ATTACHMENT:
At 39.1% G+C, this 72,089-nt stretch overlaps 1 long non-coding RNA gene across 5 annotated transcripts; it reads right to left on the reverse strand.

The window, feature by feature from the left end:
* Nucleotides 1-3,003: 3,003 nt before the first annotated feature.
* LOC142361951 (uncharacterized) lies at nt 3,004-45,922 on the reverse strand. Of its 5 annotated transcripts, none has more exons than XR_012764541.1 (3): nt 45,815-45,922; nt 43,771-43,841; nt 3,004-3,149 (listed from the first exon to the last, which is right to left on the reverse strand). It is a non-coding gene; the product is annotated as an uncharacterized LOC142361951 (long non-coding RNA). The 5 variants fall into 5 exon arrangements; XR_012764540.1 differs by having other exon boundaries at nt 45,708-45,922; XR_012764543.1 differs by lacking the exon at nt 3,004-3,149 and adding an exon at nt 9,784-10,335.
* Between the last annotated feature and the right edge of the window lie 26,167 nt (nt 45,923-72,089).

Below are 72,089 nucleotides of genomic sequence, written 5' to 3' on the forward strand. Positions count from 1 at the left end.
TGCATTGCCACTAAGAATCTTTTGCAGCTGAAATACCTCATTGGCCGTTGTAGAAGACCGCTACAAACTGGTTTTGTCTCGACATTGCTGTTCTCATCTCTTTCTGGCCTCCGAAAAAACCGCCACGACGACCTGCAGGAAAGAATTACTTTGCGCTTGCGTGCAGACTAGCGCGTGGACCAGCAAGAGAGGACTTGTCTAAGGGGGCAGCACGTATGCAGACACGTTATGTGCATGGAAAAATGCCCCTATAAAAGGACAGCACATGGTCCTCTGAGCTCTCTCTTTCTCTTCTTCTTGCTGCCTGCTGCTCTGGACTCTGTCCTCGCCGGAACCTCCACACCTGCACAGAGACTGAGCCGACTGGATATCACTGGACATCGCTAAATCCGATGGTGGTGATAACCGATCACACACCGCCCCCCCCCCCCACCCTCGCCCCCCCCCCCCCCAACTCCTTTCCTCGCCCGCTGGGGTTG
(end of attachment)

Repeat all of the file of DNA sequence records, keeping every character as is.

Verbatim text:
At 39.1% G+C, this 72,089-nt stretch overlaps 1 long non-coding RNA gene across 5 annotated transcripts; it reads right to left on the reverse strand.

The window, feature by feature from the left end:
* Nucleotides 1-3,003: 3,003 nt before the first annotated feature.
* LOC142361951 (uncharacterized) lies at nt 3,004-45,922 on the reverse strand. Of its 5 annotated transcripts, none has more exons than XR_012764541.1 (3): nt 45,815-45,922; nt 43,771-43,841; nt 3,004-3,149 (listed from the first exon to the last, which is right to left on the reverse strand). It is a non-coding gene; the product is annotated as an uncharacterized LOC142361951 (long non-coding RNA). The 5 variants fall into 5 exon arrangements; XR_012764540.1 differs by having other exon boundaries at nt 45,708-45,922; XR_012764543.1 differs by lacking the exon at nt 3,004-3,149 and adding an exon at nt 9,784-10,335.
* Between the last annotated feature and the right edge of the window lie 26,167 nt (nt 45,923-72,089).

Below are 72,089 nucleotides of genomic sequence, written 5' to 3' on the forward strand. Positions count from 1 at the left end.
TGCATTGCCACTAAGAATCTTTTGCAGCTGAAATACCTCATTGGCCGTTGTAGAAGACCGCTACAAACTGGTTTTGTCTCGACATTGCTGTTCTCATCTCTTTCTGGCCTCCGAAAAAACCGCCACGACGACCTGCAGGAAAGAATTACTTTGCGCTTGCGTGCAGACTAGCGCGTGGACCAGCAAGAGAGGACTTGTCTAAGGGGGCAGCACGTATGCAGACACGTTATGTGCATGGAAAAATGCCCCTATAAAAGGACAGCACATGGTCCTCTGAGCTCTCTCTTTCTCTTCTTCTTGCTGCCTGCTGCTCTGGACTCTGTCCTCGCCGGAACCTCCACACCTGCACAGAGACTGAGCCGACTGGATATCACTGGACATCGCTAAATCCGATGGTGGTGATAACCGATCACACACCGCCCCCCCCCCCCACCCTCGCCCCCCCCCCCCCCAACTCCTTTCCTCGCCCGCTGGGGTTG